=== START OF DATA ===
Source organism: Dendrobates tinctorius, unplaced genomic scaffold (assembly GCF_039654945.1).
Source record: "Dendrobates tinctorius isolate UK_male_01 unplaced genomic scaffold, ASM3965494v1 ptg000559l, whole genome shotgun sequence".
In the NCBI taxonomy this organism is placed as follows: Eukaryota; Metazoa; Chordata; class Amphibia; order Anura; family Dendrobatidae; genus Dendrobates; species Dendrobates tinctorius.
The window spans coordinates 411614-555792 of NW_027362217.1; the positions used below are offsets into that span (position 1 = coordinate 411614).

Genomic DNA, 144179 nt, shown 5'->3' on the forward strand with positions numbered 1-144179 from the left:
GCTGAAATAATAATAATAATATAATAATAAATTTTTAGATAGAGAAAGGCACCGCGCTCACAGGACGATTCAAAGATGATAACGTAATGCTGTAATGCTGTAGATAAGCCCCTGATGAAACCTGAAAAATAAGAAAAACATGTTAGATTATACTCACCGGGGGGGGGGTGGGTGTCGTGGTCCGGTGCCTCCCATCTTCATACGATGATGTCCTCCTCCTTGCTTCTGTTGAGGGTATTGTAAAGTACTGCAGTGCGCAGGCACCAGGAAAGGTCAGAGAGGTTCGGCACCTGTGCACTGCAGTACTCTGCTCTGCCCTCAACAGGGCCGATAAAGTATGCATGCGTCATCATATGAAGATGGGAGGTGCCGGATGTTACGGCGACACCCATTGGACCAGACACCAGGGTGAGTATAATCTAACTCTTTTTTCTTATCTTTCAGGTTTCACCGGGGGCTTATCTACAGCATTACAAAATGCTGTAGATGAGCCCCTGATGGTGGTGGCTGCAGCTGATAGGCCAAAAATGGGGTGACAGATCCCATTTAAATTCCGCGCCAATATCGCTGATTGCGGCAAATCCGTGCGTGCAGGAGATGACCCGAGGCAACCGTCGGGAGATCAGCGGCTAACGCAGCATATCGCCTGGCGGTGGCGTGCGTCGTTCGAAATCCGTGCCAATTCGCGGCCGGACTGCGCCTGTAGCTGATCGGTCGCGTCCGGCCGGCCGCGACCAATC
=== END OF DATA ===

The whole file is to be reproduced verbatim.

Source organism: Dendrobates tinctorius, unplaced genomic scaffold (assembly GCF_039654945.1).
Source record: "Dendrobates tinctorius isolate UK_male_01 unplaced genomic scaffold, ASM3965494v1 ptg000559l, whole genome shotgun sequence".
In the NCBI taxonomy this organism is placed as follows: Eukaryota; Metazoa; Chordata; class Amphibia; order Anura; family Dendrobatidae; genus Dendrobates; species Dendrobates tinctorius.
The window spans coordinates 411614-555792 of NW_027362217.1; the positions used below are offsets into that span (position 1 = coordinate 411614).

Genomic DNA, 144179 nt, shown 5'->3' on the forward strand with positions numbered 1-144179 from the left:
GCTGAAATAATAATAATAATATAATAATAAATTTTTAGATAGAGAAAGGCACCGCGCTCACAGGACGATTCAAAGATGATAACGTAATGCTGTAATGCTGTAGATAAGCCCCTGATGAAACCTGAAAAATAAGAAAAACATGTTAGATTATACTCACCGGGGGGGGGGTGGGTGTCGTGGTCCGGTGCCTCCCATCTTCATACGATGATGTCCTCCTCCTTGCTTCTGTTGAGGGTATTGTAAAGTACTGCAGTGCGCAGGCACCAGGAAAGGTCAGAGAGGTTCGGCACCTGTGCACTGCAGTACTCTGCTCTGCCCTCAACAGGGCCGATAAAGTATGCATGCGTCATCATATGAAGATGGGAGGTGCCGGATGTTACGGCGACACCCATTGGACCAGACACCAGGGTGAGTATAATCTAACTCTTTTTTCTTATCTTTCAGGTTTCACCGGGGGCTTATCTACAGCATTACAAAATGCTGTAGATGAGCCCCTGATGGTGGTGGCTGCAGCTGATAGGCCAAAAATGGGGTGACAGATCCCATTTAAATTCCGCGCCAATATCGCTGATTGCGGCAAATCCGTGCGTGCAGGAGATGACCCGAGGCAACCGTCGGGAGATCAGCGGCTAACGCAGCATATCGCCTGGCGGTGGCGTGCGTCGTTCGAAATCCGTGCCAATTCGCGGCCGGACTGCGCCTGTAGCTGATCGGTCGCGTCCGGCCGGCCGCGACCAATC